Advertisers allege Facebook hid the fact that no one watches video ads

Darnell Taylor
October 20, 2018

Furthermore, its activity was described as "likely to deceive" advertisers.

Facebook is facing renewed scrutiny over the way it reported its video metrics, after an updated lawsuit was filed in California this week alleging the social media giant's errors were much worse than originally reported. "They also would have seen that they had spent considerable money on past advertising campaigns that were not enjoying anywhere near the average viewership that Facebook had represented".

In an emailed statement made in response to the lawsuit, a Facebook spokesperson claimed that the legal action is "without merit" and denied that the social network tried to hide the issue from advertisers. The latest filing came shortly after the advertiser's review of 80,000 pages of internal Facebook records. The complaint goes beyond the obvious misleading, alleging that Facebook actively committed fraud by failing to correct the issue for two years despite knowing of its existence.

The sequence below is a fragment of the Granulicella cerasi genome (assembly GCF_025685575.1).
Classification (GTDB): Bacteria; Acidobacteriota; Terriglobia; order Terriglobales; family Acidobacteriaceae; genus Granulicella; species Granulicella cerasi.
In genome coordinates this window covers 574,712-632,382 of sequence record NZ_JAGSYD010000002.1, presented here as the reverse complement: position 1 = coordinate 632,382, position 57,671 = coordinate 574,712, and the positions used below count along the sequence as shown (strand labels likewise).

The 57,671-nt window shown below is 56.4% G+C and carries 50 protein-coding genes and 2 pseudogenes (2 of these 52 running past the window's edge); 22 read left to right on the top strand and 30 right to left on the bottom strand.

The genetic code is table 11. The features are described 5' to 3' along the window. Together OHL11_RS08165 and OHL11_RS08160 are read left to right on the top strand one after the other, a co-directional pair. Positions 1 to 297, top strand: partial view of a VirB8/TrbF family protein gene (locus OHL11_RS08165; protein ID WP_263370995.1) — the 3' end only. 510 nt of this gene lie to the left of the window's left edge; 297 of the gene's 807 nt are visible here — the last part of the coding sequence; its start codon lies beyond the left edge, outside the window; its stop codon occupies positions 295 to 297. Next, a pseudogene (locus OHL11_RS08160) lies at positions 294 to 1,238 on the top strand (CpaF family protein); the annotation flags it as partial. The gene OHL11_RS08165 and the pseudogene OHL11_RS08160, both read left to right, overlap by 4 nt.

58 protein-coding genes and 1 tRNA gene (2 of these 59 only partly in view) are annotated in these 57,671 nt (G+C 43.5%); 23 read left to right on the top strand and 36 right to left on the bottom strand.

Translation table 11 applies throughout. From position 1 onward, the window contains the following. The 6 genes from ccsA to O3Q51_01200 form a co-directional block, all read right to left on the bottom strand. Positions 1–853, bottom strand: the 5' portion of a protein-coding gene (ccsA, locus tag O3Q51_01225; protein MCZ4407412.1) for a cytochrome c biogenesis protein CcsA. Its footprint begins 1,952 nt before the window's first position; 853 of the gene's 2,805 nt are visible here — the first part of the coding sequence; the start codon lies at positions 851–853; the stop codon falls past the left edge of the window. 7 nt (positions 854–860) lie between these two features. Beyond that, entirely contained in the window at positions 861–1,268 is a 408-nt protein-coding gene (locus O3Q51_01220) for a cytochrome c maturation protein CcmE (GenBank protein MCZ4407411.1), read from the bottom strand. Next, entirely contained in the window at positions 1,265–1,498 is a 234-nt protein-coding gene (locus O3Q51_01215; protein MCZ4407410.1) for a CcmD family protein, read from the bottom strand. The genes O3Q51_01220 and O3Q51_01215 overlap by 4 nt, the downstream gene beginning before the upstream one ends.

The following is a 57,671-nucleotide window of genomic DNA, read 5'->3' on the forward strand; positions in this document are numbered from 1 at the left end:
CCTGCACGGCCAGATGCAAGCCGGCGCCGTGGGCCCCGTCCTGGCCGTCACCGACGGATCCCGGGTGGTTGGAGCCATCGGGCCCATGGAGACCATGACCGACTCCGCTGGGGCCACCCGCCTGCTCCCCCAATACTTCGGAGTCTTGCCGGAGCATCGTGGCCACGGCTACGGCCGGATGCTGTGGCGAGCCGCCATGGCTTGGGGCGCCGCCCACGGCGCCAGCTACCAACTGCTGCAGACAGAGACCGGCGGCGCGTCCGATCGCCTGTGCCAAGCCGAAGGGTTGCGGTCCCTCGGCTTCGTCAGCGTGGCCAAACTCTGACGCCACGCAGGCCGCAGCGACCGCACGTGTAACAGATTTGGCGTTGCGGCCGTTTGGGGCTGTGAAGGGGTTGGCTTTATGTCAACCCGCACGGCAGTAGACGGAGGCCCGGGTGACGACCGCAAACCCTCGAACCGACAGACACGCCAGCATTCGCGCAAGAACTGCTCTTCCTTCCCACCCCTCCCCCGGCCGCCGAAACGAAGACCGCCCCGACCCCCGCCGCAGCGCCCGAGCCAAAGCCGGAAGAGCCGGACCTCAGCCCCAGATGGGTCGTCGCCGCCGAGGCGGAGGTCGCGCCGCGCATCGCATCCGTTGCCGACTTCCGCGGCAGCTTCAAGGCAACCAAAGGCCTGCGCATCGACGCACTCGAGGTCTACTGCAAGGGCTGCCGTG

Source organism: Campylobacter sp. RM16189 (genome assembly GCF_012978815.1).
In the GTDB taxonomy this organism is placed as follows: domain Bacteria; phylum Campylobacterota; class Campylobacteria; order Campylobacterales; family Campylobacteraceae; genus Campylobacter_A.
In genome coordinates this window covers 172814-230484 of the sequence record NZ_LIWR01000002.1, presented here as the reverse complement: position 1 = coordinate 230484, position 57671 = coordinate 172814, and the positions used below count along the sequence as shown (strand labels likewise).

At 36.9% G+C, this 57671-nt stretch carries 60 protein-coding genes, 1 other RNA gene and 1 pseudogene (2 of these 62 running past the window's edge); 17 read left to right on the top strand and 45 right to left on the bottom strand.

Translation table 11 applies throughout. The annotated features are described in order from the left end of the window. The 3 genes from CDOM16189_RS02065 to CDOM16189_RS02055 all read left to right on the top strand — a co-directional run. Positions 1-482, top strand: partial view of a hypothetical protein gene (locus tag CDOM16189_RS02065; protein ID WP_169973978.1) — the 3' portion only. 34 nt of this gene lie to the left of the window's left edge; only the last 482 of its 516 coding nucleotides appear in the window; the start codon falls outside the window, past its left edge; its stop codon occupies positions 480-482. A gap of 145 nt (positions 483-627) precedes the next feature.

Facebook's growth is dependent on convincing advertisers that people are watching more video on its site, Bloomberg notes, and the company is battling to win back trust after finding evidence that Russians used the social network to meddle in the 2016 USA presidential election and revealing that hackers stole personal info on 29 million users.

Yet, are people watching video content on Facebook as much as the company has reported?

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The lawsuit also claims Facebook understated the metrics inaccuracy, and that average view times were inflated up to 900 percent. Facebook, including Instagram, is forecast to command 24.5% of all video ad spending this year at $6.81 billion and hold an 87% share of USA social media video ad spending, according to a recent report from eMarketer. Then, it partnered with third-parties to verify and measure its metrics.

According to a report in ReCode, Facebook that last week said that no data will be collected through Portal and shared for targeted advertising has now taken a U-turn.

But Tuesday's filings allege Facebook falsely pumped up statistics by 150 to 900 percent.

Facebook gives brands data about how well their unpaid posts perform, and for two years its math was off for how it calculated the average amount of time viewers spent watching videos. Some news publishers figuring out how to allocate staff began a "pivot to video" strategy, which may have been based on incorrect data.

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